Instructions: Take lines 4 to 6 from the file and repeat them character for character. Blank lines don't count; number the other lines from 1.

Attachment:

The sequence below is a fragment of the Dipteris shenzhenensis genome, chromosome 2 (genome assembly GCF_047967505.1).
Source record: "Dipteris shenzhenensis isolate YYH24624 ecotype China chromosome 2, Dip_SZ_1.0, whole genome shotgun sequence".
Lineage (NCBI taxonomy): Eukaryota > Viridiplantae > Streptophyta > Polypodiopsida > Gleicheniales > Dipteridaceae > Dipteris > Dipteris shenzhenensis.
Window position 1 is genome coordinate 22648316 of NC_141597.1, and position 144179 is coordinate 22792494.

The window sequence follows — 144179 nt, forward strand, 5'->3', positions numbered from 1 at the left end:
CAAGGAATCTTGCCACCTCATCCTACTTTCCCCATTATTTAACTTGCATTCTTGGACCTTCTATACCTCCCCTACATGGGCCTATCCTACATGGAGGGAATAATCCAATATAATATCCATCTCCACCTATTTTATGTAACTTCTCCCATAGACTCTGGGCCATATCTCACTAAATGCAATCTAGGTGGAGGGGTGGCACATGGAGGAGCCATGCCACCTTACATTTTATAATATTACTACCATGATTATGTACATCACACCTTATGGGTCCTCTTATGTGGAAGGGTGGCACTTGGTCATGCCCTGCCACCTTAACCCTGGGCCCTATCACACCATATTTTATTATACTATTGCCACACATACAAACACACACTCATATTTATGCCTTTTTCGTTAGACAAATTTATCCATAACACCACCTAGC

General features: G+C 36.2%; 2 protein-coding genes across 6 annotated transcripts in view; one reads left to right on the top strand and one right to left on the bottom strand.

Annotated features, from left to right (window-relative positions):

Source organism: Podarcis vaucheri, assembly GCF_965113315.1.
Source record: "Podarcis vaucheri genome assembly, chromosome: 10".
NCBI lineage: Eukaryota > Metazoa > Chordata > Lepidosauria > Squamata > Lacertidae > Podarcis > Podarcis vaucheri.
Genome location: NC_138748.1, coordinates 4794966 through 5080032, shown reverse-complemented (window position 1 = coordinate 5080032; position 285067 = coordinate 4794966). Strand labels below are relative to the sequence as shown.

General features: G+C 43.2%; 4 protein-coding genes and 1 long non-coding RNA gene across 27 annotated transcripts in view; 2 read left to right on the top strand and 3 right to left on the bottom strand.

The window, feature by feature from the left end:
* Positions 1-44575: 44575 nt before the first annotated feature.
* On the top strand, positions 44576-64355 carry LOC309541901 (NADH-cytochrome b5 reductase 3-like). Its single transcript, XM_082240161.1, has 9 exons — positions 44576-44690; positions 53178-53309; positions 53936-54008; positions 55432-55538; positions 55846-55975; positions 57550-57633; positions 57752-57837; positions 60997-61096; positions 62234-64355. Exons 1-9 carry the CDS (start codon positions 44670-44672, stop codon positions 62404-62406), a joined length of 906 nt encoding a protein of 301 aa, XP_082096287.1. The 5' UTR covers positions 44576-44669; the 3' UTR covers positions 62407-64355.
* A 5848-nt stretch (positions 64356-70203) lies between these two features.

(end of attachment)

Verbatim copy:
Window position 1 is genome coordinate 22648316 of NC_141597.1, and position 144179 is coordinate 22792494.

The window sequence follows — 144179 nt, forward strand, 5'->3', positions numbered from 1 at the left end:
CAAGGAATCTTGCCACCTCATCCTACTTTCCCCATTATTTAACTTGCATTCTTGGACCTTCTATACCTCCCCTACATGGGCCTATCCTACATGGAGGGAATAATCCAATATAATATCCATCTCCACCTATTTTATGTAACTTCTCCCATAGACTCTGGGCCATATCTCACTAAATGCAATCTAGGTGGAGGGGTGGCACATGGAGGAGCCATGCCACCTTACATTTTATAATATTACTACCATGATTATGTACATCACACCTTATGGGTCCTCTTATGTGGAAGGGTGGCACTTGGTCATGCCCTGCCACCTTAACCCTGGGCCCTATCACACCATATTTTATTATACTATTGCCACACATACAAACACACACTCATATTTATGCCTTTTTCGTTAGACAAATTTATCCATAACACCACCTAGC